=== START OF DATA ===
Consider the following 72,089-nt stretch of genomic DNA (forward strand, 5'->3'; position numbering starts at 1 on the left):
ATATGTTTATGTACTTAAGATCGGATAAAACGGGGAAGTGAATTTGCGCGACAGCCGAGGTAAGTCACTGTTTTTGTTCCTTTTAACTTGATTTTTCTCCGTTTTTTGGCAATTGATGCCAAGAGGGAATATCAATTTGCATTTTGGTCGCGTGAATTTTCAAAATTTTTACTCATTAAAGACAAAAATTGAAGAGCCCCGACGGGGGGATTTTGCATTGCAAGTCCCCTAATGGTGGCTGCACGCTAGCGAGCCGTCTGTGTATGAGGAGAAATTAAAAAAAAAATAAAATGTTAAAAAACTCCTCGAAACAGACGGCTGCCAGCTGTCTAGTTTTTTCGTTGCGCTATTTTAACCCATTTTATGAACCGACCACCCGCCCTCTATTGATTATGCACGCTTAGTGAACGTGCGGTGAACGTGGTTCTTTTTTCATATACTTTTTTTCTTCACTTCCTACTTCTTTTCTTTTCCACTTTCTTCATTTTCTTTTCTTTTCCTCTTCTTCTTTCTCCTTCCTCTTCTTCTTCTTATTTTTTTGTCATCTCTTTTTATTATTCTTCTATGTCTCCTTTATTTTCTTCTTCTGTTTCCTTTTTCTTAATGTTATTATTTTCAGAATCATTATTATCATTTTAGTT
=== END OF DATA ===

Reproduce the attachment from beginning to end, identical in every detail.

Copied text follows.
Consider the following 72,089-nt stretch of genomic DNA (forward strand, 5'->3'; position numbering starts at 1 on the left):
ATATGTTTATGTACTTAAGATCGGATAAAACGGGGAAGTGAATTTGCGCGACAGCCGAGGTAAGTCACTGTTTTTGTTCCTTTTAACTTGATTTTTCTCCGTTTTTTGGCAATTGATGCCAAGAGGGAATATCAATTTGCATTTTGGTCGCGTGAATTTTCAAAATTTTTACTCATTAAAGACAAAAATTGAAGAGCCCCGACGGGGGGATTTTGCATTGCAAGTCCCCTAATGGTGGCTGCACGCTAGCGAGCCGTCTGTGTATGAGGAGAAATTAAAAAAAAAATAAAATGTTAAAAAACTCCTCGAAACAGACGGCTGCCAGCTGTCTAGTTTTTTCGTTGCGCTATTTTAACCCATTTTATGAACCGACCACCCGCCCTCTATTGATTATGCACGCTTAGTGAACGTGCGGTGAACGTGGTTCTTTTTTCATATACTTTTTTTCTTCACTTCCTACTTCTTTTCTTTTCCACTTTCTTCATTTTCTTTTCTTTTCCTCTTCTTCTTTCTCCTTCCTCTTCTTCTTCTTATTTTTTTGTCATCTCTTTTTATTATTCTTCTATGTCTCCTTTATTTTCTTCTTCTGTTTCCTTTTTCTTAATGTTATTATTTTCAGAATCATTATTATCATTTTAGTT